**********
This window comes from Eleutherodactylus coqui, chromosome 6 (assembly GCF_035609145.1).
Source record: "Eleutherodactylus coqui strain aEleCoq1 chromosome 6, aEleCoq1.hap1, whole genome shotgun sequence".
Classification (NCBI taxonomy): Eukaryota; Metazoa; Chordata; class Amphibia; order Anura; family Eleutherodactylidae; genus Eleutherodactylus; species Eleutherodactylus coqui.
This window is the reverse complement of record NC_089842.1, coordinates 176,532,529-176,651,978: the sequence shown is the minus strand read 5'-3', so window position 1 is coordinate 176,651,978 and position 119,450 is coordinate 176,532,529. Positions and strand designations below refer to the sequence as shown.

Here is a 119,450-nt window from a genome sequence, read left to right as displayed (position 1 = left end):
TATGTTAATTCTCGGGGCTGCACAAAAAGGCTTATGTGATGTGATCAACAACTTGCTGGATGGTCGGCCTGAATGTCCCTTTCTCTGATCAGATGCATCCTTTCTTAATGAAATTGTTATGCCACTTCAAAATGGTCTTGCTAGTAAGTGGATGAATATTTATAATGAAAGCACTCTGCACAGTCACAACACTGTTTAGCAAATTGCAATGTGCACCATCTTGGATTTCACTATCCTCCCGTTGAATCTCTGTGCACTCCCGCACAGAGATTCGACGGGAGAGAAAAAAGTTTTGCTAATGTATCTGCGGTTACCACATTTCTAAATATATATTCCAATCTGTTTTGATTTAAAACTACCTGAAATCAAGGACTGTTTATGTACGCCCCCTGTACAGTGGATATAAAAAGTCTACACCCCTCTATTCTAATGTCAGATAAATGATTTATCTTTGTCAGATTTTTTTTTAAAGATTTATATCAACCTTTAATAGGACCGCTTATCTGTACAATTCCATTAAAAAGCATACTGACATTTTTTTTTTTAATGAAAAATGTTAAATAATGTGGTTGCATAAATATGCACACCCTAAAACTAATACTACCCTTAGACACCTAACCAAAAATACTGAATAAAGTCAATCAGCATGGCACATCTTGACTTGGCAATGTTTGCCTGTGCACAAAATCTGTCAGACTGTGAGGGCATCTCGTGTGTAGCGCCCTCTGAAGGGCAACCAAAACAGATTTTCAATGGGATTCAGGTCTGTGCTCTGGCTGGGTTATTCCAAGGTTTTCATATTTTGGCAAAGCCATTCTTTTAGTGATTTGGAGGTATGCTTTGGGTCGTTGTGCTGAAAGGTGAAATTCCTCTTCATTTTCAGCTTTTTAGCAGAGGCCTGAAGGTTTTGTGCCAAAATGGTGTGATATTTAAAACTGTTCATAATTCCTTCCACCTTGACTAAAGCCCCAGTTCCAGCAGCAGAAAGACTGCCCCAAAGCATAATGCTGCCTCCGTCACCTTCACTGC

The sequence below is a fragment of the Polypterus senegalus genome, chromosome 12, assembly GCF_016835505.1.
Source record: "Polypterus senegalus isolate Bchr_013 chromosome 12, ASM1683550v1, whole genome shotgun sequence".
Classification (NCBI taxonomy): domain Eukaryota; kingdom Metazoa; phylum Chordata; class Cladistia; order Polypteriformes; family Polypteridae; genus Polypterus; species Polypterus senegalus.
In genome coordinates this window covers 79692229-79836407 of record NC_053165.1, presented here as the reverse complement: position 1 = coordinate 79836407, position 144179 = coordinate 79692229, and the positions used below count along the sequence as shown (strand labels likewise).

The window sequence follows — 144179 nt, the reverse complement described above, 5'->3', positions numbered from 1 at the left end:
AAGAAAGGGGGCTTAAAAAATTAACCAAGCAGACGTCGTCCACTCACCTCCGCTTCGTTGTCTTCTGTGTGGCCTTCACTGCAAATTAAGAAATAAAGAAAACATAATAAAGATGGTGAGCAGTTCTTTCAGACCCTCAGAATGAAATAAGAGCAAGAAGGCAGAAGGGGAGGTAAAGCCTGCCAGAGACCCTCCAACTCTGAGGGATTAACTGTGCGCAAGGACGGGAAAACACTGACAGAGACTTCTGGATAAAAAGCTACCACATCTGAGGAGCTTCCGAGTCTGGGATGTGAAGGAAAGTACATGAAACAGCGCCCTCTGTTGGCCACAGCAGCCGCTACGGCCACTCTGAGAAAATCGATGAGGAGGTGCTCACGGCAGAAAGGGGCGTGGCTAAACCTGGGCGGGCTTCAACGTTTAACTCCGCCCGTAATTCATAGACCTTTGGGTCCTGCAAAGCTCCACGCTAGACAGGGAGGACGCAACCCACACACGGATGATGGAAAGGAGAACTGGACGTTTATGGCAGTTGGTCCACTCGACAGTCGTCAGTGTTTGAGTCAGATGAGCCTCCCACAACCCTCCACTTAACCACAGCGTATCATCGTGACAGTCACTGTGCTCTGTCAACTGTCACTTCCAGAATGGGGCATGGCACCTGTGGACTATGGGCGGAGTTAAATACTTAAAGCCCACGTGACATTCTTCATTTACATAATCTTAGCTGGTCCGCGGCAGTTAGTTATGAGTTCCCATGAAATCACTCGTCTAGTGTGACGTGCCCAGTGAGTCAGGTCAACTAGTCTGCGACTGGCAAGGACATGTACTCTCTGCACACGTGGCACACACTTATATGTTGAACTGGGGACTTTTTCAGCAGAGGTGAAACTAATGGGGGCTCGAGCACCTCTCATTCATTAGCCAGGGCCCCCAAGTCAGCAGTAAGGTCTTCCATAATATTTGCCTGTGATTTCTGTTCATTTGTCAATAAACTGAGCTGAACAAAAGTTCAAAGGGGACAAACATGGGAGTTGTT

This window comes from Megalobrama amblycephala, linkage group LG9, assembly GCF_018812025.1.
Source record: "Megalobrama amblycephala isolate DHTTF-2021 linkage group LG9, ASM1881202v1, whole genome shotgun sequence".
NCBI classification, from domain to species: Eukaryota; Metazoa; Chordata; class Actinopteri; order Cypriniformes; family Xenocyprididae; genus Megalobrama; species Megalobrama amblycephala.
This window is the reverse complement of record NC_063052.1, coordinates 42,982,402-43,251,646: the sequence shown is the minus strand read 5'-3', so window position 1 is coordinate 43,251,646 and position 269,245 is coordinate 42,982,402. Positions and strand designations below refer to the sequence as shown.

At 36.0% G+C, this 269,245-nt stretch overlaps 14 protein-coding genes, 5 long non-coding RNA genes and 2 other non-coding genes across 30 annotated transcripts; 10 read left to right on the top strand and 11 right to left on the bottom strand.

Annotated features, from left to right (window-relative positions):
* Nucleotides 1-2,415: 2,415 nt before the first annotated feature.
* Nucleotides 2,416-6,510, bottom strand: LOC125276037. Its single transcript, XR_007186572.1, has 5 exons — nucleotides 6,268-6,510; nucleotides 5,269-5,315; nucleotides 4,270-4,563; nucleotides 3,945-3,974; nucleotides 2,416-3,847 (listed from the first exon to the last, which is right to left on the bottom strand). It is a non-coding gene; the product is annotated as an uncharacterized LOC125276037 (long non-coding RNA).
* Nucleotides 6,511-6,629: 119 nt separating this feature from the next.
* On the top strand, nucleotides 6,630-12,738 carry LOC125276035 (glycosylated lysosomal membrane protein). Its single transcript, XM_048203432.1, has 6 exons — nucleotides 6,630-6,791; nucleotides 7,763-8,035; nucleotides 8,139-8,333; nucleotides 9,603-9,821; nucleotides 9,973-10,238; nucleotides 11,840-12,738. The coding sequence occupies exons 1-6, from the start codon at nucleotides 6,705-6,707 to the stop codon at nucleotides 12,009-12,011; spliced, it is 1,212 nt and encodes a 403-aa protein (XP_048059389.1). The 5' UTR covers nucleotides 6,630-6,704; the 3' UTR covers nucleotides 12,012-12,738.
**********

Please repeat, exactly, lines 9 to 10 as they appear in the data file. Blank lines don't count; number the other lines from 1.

Classification (NCBI taxonomy): domain Eukaryota; kingdom Metazoa; phylum Chordata; class Cladistia; order Polypteriformes; family Polypteridae; genus Polypterus; species Polypterus senegalus.
In genome coordinates this window covers 79692229-79836407 of record NC_053165.1, presented here as the reverse complement: position 1 = coordinate 79836407, position 144179 = coordinate 79692229, and the positions used below count along the sequence as shown (strand labels likewise).